February 23, 1918


JAMA. 1918;70(8):540-541. doi:10.1001/jama.1918.02600080042012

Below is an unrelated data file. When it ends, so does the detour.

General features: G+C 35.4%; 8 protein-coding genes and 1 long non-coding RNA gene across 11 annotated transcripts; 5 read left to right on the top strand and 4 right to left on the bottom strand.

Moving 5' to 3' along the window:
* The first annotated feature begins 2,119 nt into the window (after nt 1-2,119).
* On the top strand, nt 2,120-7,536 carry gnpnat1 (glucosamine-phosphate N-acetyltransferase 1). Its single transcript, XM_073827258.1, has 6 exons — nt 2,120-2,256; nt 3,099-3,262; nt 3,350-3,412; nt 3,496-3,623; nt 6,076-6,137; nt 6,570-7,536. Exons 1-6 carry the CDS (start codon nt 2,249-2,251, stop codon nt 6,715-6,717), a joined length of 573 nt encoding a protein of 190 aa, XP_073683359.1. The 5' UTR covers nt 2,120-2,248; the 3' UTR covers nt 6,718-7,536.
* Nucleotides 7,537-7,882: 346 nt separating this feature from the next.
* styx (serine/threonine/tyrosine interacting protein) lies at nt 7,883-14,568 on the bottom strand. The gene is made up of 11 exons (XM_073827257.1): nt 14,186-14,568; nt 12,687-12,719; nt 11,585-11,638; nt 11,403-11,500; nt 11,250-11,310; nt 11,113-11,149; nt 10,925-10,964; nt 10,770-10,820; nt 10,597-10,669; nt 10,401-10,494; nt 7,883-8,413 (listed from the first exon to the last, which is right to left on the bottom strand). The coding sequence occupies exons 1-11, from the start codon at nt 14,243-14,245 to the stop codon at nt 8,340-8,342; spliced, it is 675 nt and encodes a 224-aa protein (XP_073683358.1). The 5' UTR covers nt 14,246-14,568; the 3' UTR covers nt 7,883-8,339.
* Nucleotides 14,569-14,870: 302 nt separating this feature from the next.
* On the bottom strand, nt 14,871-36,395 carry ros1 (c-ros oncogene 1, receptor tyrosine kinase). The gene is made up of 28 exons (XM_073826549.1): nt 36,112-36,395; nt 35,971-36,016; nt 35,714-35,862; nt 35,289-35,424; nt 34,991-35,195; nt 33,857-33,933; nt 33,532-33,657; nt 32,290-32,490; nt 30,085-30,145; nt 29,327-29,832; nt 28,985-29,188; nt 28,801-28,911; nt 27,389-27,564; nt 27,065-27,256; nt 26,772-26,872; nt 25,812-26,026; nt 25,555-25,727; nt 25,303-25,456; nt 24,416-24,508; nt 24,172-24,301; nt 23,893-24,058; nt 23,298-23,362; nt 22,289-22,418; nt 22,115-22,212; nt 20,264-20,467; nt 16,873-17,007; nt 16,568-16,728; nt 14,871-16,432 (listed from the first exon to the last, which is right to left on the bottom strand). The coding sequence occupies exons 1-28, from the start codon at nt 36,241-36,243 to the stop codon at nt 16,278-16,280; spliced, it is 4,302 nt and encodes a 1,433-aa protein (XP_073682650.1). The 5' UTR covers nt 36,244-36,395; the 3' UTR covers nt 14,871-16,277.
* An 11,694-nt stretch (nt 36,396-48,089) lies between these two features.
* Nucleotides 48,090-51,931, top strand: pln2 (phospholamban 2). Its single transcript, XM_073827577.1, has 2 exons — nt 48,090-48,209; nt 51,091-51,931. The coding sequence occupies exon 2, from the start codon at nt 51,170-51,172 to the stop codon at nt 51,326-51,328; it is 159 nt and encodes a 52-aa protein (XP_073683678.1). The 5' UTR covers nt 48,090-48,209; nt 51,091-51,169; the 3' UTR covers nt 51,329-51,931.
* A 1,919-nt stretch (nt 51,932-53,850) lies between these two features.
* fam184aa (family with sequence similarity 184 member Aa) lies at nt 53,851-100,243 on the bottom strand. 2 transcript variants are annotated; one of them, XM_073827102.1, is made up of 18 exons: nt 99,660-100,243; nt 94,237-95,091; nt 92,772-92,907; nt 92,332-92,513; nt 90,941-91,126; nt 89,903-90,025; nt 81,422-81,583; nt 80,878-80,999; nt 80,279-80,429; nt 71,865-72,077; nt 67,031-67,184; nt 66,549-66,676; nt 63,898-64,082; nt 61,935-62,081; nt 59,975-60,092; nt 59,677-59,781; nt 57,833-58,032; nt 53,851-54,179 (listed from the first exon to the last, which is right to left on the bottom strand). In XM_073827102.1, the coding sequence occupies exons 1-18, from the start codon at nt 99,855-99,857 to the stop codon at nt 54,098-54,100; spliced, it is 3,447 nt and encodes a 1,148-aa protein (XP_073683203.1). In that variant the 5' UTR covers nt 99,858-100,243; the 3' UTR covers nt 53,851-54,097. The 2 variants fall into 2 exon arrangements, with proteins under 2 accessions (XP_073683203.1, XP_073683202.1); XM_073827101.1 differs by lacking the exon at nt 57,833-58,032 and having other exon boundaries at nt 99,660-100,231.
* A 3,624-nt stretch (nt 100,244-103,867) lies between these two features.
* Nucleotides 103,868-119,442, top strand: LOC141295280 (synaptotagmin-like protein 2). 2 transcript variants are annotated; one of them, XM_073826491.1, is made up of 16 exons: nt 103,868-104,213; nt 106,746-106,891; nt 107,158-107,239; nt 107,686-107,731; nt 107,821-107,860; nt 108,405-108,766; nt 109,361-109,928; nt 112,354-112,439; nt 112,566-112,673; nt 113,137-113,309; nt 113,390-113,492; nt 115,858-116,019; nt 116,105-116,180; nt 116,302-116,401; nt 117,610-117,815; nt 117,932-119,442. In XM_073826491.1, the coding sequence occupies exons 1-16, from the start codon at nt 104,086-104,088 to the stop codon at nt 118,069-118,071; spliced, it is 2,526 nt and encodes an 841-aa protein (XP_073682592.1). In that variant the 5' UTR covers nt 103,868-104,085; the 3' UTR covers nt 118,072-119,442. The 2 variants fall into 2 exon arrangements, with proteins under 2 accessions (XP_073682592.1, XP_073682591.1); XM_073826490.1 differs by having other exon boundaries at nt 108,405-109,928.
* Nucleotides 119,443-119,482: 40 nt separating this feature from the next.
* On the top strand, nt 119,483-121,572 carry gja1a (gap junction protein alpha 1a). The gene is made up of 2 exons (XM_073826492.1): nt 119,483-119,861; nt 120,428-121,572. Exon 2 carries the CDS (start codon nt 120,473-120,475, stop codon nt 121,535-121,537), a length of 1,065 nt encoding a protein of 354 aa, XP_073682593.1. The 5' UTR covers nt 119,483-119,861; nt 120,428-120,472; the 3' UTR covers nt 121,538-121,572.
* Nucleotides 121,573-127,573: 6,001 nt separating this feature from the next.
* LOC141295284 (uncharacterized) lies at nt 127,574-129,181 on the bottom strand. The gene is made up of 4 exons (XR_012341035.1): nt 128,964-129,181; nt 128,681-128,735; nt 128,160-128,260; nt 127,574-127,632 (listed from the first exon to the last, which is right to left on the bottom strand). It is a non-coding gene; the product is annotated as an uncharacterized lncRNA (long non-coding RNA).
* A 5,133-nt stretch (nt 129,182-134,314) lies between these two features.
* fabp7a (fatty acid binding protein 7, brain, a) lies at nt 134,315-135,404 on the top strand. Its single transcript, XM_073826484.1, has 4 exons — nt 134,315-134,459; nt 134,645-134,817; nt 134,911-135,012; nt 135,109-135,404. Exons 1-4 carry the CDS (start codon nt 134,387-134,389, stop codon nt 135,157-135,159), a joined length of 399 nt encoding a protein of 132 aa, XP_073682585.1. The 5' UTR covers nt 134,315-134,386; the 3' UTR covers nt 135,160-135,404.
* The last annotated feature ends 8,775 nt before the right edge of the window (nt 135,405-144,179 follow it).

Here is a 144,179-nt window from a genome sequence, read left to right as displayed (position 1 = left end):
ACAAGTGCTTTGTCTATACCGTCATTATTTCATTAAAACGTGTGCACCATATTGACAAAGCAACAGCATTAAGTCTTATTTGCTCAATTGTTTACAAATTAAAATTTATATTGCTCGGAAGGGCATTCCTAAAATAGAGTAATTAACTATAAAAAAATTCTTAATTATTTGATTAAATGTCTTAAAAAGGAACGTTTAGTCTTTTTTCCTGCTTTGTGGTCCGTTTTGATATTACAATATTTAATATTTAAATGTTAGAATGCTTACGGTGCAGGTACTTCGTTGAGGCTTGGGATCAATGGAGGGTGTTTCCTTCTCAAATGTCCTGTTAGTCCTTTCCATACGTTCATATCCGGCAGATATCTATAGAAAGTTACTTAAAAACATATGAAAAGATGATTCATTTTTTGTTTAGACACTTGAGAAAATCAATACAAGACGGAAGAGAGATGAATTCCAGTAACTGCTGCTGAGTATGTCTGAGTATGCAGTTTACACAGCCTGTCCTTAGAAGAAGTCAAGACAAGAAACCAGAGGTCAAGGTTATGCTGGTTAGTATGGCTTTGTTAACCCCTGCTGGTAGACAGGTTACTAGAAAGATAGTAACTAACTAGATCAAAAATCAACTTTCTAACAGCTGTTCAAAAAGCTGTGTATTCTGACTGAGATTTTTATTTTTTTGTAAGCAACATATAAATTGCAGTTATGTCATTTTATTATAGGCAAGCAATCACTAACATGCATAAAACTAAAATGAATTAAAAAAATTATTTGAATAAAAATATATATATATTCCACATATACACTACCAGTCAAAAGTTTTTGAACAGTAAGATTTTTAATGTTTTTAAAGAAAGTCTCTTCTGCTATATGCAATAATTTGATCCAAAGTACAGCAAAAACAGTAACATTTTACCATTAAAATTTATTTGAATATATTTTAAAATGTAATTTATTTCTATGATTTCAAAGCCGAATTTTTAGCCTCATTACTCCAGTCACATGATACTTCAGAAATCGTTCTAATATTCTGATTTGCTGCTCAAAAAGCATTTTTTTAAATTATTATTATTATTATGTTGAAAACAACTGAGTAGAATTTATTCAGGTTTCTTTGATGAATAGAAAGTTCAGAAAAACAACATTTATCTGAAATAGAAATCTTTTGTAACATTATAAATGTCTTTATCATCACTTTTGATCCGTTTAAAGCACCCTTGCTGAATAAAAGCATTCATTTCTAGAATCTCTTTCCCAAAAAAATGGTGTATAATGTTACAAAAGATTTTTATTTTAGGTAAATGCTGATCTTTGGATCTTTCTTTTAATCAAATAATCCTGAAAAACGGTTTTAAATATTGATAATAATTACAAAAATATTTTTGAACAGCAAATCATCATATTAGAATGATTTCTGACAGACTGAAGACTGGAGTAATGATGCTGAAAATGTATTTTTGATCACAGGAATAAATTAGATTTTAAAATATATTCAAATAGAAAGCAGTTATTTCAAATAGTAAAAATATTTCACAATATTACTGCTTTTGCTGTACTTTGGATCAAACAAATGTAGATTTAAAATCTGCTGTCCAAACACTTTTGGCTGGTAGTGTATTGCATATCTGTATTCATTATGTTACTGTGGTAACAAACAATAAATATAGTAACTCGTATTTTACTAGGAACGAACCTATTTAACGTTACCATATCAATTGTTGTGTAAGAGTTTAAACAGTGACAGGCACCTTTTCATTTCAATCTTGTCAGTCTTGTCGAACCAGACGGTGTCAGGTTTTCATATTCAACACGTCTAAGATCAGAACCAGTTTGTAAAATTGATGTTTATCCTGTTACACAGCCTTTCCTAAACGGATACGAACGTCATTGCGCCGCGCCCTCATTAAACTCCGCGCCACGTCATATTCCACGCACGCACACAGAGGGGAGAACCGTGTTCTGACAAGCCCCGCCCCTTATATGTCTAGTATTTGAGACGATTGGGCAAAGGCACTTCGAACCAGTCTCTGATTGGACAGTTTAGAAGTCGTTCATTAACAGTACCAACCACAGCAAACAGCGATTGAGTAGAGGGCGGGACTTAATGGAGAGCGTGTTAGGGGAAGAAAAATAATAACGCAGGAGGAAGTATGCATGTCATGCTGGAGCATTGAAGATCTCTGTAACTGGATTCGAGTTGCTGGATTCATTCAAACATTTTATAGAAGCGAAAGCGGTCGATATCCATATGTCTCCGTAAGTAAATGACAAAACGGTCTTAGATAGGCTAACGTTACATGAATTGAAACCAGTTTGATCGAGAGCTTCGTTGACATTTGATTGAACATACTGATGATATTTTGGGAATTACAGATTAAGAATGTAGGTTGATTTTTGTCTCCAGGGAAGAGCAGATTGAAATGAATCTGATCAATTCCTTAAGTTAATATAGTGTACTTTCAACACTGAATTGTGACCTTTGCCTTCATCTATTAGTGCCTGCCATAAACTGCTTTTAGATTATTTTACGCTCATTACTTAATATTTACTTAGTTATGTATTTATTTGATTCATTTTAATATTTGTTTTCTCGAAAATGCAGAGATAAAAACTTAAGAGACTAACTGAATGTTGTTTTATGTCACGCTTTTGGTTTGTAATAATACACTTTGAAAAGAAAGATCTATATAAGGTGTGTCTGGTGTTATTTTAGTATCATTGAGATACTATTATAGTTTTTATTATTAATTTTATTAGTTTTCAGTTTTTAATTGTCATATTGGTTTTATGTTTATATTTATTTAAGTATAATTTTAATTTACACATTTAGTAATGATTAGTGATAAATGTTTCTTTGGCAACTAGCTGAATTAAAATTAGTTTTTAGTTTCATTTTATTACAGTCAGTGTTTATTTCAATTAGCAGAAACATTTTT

Among the many problems presented to the physician examining prospective candidates for the Army, none is more perplexing than that of the heart. What constitutes proof of disqualifying cardiac conditions? Of course in most instances the answer is clear; even on closest scrutiny, the heart is free from any sign or symptom of disease, or, on the other hand, the history and examination reveal unmistakable evidence of organic mischief in valve or muscle. The more questionable cases are those in which the rate, rhythm or size are not according to the generally accepted standards, or those in which an endocardial murmur arrests attention. What, under these circumstances, constitutes fitness, and what unfitness? And particularly how is one to decide when, as in the case of the man trying to break into the Army, the symptoms of heart inefficiency are minimized or glossed over, or, in the case of the young

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